From your Source.

Despite the ethic rule exemption, legal experts have pointed to a constitutional clause, which they say would cover President Trump when he takes office. The “Emoluments Clause,”



posted on Jun, 12 2017 @ 07:51 PM
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originally posted by: allsee4eye
a reply to: Devino

The lawsuit is a double edged sword. If they succeed, they can boot Trump from the White House. If they fail, Trump would boost his popularity the way Bill Clinton did. They only get 1 chance, so they better think it through before they file the lawsuit.
This lawsuit in particular is not about impeachment but otherwise I agree and I think it is much worse than that. This will set precedence for future presidents and VPs. This could have a huge impact on America!



posted on Jun, 12 2017 @ 08:03 PM
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a reply to: Devino

It seems that you have selectively quoted the source.


However, not all legal experts believe this clause applies to the President. “George Washington was not stupid or dishonest. He took diplomatic gifts and he didn’t ask for congressional consent and he didn’t get it. If he didn’t follow the Emoluments Clause, there is no reason to think President Trump has to either,” Seth Barrett Tillman, a lecturer at Maynooth University Department of Law told LawNewz.com in a recent interview.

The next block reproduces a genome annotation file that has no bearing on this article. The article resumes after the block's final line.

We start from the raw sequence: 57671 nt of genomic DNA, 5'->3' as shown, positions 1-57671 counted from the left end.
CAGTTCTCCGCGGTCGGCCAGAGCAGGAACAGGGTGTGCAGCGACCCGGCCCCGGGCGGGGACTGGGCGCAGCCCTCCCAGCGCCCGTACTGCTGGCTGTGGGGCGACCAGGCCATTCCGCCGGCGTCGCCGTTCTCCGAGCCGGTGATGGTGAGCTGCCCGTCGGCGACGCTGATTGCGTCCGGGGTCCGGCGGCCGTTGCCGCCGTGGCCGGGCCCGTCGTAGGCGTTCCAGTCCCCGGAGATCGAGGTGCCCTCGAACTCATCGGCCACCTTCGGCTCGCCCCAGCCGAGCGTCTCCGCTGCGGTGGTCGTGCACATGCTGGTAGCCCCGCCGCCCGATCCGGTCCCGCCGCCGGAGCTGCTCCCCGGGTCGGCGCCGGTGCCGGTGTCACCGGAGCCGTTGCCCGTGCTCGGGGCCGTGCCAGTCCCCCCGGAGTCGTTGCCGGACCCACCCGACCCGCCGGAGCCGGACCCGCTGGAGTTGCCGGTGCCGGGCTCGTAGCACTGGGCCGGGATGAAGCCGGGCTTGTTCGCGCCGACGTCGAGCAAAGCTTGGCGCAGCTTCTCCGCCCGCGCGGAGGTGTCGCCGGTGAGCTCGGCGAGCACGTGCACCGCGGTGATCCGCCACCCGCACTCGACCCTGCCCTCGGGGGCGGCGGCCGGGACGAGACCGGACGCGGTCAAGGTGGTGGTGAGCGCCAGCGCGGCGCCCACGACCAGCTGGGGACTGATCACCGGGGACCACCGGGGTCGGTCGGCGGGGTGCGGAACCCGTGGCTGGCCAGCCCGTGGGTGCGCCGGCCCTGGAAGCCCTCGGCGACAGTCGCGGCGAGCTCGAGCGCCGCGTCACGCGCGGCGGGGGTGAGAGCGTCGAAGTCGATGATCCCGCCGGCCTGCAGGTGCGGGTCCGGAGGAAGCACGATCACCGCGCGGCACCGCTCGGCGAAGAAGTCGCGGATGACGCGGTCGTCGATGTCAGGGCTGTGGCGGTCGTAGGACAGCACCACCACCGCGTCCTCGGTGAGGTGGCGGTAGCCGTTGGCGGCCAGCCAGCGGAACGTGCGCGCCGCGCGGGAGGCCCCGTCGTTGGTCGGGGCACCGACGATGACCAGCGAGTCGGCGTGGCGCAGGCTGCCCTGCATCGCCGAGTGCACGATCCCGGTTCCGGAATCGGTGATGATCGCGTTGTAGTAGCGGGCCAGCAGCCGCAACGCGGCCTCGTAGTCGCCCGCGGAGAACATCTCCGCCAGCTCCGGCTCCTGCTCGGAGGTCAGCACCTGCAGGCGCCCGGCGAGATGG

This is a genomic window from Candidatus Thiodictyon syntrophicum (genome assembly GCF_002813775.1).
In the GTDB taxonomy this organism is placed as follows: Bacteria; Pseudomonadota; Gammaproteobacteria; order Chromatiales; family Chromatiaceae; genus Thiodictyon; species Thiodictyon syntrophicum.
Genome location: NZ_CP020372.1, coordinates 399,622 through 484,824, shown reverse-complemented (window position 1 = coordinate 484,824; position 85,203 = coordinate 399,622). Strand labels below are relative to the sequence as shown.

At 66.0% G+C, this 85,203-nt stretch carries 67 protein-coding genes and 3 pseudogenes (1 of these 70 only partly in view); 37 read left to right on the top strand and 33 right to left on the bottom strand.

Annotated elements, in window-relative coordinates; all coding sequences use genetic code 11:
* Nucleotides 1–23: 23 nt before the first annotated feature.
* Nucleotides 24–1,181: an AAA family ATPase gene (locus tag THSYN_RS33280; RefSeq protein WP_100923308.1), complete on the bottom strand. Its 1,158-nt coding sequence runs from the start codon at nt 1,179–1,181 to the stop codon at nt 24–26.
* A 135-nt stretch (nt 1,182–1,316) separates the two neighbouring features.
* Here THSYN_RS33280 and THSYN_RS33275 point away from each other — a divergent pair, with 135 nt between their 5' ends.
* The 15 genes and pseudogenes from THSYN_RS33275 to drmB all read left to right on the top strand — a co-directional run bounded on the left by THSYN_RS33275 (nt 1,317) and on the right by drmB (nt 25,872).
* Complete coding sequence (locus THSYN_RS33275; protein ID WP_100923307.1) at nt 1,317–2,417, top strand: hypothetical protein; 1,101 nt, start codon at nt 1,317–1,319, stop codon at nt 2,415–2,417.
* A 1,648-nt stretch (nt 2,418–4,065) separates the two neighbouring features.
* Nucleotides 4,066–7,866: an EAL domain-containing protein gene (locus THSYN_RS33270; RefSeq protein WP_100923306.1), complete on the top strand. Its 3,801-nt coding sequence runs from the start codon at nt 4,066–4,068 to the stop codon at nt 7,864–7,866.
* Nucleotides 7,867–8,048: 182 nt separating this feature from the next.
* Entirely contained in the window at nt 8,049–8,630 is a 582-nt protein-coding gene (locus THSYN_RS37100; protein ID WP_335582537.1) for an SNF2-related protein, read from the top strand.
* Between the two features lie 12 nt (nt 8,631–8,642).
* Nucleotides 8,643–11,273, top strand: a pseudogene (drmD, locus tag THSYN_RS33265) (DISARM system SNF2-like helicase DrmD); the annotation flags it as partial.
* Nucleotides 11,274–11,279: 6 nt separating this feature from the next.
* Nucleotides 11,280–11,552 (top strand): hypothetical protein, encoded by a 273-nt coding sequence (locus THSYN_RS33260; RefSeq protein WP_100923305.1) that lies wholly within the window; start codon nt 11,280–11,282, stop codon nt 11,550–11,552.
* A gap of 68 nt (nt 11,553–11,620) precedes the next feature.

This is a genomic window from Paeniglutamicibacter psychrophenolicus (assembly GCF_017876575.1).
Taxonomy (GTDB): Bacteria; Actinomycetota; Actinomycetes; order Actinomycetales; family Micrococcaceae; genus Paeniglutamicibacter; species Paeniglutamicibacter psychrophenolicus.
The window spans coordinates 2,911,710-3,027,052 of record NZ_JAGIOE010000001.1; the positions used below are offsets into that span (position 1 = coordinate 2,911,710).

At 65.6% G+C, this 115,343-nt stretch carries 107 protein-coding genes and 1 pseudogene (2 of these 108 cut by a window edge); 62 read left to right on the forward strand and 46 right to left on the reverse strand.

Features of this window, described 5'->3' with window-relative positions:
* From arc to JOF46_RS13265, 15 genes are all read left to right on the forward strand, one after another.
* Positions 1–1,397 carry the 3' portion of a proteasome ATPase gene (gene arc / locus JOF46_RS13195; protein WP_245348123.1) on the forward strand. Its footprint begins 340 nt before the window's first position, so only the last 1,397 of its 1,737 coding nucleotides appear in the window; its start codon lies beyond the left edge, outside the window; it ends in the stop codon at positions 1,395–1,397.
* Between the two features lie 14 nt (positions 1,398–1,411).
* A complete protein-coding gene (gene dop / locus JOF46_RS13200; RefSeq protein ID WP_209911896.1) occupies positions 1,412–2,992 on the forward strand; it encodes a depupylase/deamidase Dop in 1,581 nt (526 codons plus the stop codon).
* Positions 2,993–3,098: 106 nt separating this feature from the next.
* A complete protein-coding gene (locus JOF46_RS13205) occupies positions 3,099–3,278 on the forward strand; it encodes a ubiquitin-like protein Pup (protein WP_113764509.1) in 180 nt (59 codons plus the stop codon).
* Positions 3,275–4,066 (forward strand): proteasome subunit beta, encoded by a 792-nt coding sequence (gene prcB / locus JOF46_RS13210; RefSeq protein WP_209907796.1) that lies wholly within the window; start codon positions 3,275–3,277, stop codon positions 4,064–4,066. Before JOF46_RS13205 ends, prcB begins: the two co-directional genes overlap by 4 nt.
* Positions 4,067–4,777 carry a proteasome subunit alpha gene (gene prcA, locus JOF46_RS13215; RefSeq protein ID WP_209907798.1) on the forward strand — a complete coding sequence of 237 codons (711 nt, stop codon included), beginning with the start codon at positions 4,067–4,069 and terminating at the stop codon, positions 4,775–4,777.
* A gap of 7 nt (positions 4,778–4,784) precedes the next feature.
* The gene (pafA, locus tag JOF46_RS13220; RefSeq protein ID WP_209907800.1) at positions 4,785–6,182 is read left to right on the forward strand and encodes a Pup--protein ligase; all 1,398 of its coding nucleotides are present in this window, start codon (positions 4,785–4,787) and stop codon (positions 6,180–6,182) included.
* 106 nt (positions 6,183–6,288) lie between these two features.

Paying reasonable fees for a service to a business is not a gift.

Our forefathers never intended Presidency to be a lifetime career. Presidents throughout history have had businesses and property.



posted on Jun, 12 2017 @ 08:03 PM
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originally posted by: MotherMayEye

originally posted by: Devino
a reply to: Krazysh0t
This is the very reason presidents in the past have attempted to divorce themselves from any conflict of interests from the emoluments clause.


Did they?
I'm not sure that's true.
Donald Trump won’t do what Ronald Reagan, George H.W. Bush, Bill Clinton and George W. Bush did

For the past 40 years, every president and presidential candidate who has had anything other than the most vanilla of investment portfolios — Barack Obama, who had most of his money in Treasury bonds, fell into that category — has put or has promised to put their assets into a blind trust to prevent any kind of conflict of interest between what's good for the country and what's good for their retirement.